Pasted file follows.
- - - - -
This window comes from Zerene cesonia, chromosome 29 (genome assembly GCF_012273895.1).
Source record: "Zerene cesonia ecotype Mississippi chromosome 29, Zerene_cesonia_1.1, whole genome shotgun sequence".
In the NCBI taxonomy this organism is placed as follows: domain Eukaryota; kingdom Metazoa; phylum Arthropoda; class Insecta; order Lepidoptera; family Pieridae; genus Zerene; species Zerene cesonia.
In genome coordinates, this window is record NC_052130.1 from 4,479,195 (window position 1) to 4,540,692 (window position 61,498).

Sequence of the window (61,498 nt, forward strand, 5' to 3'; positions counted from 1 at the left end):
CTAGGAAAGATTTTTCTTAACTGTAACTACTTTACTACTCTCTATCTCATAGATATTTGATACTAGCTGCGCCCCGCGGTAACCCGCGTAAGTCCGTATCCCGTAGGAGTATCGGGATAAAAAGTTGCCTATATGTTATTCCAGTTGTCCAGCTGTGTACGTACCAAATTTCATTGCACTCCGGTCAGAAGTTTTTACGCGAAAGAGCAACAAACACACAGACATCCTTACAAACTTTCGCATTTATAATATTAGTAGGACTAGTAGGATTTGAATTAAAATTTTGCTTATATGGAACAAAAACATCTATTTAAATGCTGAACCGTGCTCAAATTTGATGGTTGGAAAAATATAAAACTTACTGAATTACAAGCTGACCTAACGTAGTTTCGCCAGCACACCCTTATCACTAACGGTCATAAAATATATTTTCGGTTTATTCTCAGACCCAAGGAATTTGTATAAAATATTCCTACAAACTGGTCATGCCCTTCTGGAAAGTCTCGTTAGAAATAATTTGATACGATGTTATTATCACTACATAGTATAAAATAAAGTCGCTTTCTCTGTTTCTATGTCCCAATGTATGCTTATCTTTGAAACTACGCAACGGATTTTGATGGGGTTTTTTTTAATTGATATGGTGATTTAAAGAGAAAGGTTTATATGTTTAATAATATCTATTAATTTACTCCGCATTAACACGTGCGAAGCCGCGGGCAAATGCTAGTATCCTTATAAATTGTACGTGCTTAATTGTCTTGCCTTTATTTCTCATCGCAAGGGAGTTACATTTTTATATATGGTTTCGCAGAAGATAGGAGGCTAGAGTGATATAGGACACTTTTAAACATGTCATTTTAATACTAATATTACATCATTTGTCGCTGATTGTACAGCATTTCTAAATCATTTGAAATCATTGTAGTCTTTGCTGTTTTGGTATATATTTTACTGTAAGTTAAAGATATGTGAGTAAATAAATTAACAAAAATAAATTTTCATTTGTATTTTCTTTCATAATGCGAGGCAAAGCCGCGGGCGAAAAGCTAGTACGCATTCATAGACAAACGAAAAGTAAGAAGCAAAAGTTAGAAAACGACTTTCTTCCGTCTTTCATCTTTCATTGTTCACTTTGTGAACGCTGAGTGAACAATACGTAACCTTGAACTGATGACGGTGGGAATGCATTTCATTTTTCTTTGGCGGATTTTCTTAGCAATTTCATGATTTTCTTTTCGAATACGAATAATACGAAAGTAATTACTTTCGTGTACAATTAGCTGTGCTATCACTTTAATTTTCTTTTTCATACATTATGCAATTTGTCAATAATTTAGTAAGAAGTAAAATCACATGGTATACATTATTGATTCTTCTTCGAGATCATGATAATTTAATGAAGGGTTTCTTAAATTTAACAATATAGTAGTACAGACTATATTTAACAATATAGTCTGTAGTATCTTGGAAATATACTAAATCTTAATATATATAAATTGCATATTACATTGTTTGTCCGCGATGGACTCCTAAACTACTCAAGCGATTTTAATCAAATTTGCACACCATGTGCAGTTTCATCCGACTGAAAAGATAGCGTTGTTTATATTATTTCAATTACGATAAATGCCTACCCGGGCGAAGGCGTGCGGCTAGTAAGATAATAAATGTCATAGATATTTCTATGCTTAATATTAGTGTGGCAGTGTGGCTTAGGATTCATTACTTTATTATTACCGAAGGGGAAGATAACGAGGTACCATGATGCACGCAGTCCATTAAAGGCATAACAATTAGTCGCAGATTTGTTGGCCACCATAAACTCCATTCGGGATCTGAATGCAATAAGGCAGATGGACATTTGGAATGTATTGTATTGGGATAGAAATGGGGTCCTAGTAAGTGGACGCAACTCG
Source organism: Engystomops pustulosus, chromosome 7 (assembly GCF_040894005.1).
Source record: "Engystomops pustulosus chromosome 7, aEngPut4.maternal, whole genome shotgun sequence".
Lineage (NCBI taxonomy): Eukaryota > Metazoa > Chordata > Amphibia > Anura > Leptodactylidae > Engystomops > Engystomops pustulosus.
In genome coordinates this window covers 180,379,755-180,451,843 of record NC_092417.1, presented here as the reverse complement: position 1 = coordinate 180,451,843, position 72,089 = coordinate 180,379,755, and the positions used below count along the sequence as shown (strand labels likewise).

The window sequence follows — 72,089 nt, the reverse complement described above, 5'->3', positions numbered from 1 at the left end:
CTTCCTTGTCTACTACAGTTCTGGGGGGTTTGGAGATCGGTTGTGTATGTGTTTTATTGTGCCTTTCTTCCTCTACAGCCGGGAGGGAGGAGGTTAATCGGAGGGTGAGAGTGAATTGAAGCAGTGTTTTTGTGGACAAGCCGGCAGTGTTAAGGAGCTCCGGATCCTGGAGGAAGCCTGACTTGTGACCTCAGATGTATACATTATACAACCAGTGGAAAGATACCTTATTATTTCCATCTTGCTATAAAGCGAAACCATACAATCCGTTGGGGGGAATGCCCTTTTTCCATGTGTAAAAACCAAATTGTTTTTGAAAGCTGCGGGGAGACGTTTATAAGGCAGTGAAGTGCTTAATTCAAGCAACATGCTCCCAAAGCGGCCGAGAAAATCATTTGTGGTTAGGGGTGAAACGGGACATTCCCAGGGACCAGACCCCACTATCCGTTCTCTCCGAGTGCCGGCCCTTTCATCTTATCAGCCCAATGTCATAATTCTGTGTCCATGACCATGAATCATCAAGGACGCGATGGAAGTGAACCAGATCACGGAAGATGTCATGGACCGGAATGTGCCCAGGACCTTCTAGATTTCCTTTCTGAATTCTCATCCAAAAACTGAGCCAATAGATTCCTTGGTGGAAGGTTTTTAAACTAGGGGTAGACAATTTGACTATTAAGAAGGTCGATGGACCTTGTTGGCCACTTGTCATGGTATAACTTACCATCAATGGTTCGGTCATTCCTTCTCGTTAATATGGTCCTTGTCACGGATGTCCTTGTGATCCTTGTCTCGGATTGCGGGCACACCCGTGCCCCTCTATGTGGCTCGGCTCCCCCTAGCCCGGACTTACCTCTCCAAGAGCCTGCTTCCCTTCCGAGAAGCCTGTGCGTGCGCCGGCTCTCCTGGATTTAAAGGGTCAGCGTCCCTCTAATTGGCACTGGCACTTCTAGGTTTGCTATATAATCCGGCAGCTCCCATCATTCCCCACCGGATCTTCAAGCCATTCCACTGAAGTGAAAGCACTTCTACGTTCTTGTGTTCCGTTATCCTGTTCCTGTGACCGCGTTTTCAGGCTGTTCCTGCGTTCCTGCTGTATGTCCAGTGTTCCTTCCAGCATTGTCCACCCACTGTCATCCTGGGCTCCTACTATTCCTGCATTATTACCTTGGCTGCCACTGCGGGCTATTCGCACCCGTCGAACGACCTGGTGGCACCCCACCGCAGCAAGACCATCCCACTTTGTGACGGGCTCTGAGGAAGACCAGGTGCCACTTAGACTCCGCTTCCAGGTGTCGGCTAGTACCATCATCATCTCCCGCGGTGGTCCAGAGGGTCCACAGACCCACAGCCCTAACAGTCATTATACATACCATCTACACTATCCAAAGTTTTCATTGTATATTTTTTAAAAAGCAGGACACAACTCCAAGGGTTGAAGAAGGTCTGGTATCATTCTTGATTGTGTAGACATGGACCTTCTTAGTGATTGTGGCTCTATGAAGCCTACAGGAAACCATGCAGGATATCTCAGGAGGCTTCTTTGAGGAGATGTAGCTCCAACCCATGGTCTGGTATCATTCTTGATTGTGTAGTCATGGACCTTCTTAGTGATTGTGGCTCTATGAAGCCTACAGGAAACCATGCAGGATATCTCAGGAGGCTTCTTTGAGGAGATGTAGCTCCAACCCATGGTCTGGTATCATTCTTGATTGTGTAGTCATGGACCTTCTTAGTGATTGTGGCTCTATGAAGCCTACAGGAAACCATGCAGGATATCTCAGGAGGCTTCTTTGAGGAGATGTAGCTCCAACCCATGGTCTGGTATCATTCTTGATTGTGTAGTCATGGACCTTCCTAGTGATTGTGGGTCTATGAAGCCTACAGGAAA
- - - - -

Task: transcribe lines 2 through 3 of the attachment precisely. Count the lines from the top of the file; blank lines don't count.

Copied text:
Source record: "Zerene cesonia ecotype Mississippi chromosome 29, Zerene_cesonia_1.1, whole genome shotgun sequence".
In the NCBI taxonomy this organism is placed as follows: domain Eukaryota; kingdom Metazoa; phylum Arthropoda; class Insecta; order Lepidoptera; family Pieridae; genus Zerene; species Zerene cesonia.